My son lost or forgot things 5 out of 7 days in the past weeks. My son is smart, too! I forgave him at first diagnosing him with “absent-minded professor” syndrome that can’t fit mundane tasks in the idea-filled brain. I instilled mindless habits like a “Boy Scout drawer” or “Putting cleats in your bag first thing.” My reminders fall on deaf ears. I must speak an undecipherable English dialect: Momglish.
My daughter – whose hazardly messy room frightens me – meticulously makes a “flat person” accounting for all uniform components. My son – a neat freak – tosses stuff in his bag haphazardly. I open my mouth but my Dad’s voice asks, “What are you forgetting?”
My son and I aren’t compatible searchers. He doesn’t find things even after I suggest places. He debates he’s looked and keeps roaming, or hides in the Panic Room. Then, I go directly to where I suggested and find the item within 5 seconds.
This week we’ve been on a tight schedule with school testing. Today he wasted 20 minutes searching for one cleat when he should’ve been fueling his brain. I suggested twice that he return to where he found the first cleat. So when I got there, moved one pillow and found it, I lost it.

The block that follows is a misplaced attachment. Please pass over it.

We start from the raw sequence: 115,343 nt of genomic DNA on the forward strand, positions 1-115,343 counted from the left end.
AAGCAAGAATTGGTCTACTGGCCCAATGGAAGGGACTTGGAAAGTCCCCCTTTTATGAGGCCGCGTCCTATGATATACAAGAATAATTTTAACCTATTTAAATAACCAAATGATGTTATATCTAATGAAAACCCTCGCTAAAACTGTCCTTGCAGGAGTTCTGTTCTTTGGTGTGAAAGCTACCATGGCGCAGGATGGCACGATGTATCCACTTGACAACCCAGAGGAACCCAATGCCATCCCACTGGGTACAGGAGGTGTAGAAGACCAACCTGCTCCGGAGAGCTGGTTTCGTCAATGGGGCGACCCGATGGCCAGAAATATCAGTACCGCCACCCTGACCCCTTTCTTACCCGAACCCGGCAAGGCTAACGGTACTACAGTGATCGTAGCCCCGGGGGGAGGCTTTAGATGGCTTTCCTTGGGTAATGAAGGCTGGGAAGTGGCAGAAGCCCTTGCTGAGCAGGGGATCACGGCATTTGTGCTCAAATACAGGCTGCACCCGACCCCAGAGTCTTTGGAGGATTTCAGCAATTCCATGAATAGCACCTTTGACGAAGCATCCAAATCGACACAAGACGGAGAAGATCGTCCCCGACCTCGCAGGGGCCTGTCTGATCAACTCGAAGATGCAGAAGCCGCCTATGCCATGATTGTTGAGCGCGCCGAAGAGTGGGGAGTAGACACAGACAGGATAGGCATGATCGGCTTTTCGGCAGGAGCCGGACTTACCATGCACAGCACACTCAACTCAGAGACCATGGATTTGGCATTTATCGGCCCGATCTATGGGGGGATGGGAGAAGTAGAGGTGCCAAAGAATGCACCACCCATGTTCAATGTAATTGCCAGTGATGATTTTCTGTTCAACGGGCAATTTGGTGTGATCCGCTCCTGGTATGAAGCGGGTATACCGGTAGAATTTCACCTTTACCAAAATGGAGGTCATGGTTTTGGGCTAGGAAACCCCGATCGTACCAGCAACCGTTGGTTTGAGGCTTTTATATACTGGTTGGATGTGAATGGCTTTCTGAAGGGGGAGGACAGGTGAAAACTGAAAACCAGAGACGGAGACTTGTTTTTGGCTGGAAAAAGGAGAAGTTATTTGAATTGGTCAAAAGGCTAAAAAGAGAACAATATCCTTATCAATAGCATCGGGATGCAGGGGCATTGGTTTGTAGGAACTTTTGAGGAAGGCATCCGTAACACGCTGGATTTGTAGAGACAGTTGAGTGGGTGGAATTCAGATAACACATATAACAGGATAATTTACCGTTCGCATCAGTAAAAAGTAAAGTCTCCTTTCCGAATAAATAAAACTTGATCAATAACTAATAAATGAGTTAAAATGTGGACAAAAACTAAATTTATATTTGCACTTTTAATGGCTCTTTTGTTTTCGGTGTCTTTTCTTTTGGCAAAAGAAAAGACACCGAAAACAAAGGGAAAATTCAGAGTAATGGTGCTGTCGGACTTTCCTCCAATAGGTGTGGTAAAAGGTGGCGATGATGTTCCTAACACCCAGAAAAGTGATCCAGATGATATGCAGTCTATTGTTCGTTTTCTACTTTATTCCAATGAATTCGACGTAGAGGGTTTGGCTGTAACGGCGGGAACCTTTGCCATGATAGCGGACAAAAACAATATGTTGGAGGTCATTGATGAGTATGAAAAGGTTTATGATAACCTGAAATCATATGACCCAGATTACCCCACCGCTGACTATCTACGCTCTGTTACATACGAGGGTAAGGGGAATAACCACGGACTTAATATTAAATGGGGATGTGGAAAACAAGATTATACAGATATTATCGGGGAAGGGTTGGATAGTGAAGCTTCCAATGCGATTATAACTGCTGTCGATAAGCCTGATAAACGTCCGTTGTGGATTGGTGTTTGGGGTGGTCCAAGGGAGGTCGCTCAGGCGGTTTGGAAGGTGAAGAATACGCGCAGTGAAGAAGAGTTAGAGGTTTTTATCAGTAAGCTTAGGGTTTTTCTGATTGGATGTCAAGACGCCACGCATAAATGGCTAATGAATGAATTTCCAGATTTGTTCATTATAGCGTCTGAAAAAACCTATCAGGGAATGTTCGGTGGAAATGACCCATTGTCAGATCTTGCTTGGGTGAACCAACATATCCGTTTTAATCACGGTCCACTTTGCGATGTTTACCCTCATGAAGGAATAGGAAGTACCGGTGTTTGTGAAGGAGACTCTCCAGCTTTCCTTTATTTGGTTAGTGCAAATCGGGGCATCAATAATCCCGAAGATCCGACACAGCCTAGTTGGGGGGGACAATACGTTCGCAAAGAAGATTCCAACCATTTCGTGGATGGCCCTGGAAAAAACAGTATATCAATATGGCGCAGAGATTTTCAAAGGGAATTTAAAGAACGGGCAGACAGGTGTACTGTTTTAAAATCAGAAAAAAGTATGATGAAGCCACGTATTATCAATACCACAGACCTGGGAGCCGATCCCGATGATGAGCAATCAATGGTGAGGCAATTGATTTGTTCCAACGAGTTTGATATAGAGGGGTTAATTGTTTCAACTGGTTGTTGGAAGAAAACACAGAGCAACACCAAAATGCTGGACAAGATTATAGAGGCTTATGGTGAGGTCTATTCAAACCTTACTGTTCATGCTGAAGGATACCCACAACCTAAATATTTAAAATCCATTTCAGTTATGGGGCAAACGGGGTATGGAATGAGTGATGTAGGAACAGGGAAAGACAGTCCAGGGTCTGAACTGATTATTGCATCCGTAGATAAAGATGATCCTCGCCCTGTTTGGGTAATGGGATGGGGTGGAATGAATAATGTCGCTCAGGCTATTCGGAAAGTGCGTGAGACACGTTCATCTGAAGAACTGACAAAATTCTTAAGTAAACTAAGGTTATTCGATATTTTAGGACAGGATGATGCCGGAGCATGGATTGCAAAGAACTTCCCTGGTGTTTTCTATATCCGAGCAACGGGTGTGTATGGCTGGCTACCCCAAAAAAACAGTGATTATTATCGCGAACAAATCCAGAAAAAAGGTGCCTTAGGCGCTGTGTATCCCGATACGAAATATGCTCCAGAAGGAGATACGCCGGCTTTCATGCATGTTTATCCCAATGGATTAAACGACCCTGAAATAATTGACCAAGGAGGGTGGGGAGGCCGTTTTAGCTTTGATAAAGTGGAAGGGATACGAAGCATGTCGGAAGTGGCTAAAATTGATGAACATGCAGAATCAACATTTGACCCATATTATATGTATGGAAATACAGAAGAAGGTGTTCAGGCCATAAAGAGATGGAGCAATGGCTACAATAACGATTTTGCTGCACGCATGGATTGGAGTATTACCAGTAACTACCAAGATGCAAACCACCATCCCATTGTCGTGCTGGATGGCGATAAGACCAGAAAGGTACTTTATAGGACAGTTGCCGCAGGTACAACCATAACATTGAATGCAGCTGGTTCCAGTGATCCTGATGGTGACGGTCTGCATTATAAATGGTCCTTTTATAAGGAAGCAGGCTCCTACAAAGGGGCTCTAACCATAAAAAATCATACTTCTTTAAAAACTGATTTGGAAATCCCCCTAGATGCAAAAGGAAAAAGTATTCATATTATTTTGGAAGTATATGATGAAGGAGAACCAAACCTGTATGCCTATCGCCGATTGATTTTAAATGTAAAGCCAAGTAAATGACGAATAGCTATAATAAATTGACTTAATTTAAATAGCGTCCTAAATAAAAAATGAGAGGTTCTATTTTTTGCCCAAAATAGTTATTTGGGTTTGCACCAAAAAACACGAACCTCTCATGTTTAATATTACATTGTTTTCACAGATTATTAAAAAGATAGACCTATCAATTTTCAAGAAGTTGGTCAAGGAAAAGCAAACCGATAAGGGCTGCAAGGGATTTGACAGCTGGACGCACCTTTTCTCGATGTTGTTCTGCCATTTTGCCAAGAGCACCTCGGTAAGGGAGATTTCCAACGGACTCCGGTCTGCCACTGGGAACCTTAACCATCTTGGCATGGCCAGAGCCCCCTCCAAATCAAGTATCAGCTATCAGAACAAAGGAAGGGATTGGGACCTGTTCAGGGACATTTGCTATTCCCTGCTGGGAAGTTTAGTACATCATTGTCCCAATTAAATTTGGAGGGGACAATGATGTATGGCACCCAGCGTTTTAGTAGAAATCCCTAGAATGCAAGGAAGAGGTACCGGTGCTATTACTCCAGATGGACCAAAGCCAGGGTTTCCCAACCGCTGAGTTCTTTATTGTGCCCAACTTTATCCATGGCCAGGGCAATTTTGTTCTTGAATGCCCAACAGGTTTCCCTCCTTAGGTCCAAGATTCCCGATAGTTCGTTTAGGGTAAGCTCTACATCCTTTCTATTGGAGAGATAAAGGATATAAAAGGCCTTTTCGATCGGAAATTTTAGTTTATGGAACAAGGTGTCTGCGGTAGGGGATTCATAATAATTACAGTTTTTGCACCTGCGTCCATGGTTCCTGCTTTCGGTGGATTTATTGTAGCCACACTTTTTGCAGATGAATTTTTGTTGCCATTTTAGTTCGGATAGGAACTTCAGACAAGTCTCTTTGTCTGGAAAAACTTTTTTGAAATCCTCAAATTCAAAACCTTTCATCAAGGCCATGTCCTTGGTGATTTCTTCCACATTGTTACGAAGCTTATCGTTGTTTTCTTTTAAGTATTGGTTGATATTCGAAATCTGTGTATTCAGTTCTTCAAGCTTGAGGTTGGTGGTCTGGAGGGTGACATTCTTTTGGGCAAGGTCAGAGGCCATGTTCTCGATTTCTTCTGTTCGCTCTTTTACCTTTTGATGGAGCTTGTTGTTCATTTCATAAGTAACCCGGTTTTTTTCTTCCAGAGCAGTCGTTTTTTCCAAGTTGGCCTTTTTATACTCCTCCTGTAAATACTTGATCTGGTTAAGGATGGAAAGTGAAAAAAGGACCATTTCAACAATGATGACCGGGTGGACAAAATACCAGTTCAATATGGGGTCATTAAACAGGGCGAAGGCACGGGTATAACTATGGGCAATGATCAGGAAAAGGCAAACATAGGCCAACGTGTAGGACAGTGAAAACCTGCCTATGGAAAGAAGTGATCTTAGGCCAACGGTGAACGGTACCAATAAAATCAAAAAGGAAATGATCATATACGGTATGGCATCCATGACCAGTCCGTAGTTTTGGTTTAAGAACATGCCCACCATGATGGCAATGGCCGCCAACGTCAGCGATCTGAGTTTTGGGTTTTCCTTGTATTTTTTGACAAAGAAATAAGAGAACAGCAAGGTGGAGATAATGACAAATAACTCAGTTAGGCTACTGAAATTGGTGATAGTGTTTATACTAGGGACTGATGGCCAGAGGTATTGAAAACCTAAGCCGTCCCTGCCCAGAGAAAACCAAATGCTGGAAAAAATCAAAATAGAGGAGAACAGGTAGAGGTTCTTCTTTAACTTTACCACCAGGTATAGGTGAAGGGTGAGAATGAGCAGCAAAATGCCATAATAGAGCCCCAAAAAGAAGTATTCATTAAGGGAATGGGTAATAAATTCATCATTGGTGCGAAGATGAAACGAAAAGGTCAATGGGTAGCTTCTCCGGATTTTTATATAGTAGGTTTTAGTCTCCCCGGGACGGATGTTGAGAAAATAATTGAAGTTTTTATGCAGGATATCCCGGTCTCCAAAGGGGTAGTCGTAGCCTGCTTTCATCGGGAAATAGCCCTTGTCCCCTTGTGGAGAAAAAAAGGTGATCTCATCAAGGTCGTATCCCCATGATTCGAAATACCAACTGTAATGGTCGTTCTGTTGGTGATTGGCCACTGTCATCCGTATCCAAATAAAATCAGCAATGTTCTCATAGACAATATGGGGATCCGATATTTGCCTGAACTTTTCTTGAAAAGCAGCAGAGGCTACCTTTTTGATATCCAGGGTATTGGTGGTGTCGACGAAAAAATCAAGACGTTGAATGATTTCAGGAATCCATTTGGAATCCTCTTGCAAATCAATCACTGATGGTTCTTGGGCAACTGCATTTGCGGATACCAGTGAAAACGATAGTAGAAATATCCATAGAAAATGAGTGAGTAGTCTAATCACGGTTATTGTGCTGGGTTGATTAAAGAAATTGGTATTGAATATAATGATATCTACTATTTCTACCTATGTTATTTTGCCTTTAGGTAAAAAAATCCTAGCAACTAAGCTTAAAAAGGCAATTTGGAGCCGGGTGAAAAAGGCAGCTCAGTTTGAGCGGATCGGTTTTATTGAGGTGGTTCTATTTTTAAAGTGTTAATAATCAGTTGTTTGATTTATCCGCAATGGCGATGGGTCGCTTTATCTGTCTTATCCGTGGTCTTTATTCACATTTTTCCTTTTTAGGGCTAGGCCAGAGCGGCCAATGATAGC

I’m sure my neighbors heard the booming announcement when I found it. My son advanced in disbelief and I hurled it. I have great aim and could hit him if I wanted to. I just wanted to snap sense into him. I hoped the sound of a shoe whizzing by his knees then hitting the wall might make them quiver some.
Ironically, a friend’s stressed out Facebok status got me breathing again. Newly relaxed, I announced we would learn and change. We all did 2 deep cleansing breaths and shook the morning off. We departed feeling happy for humpday.
Driving home this afternoon with renewed optimism, my son calls, “Mom, something horrible happened.” Knowing he carpooled to baseball I immediately rearranged the evening to visit the ER. “While I looked for my cleats today, my pants fell out of my bag.” No, I knew within 5 seconds exactly where they were on the couch.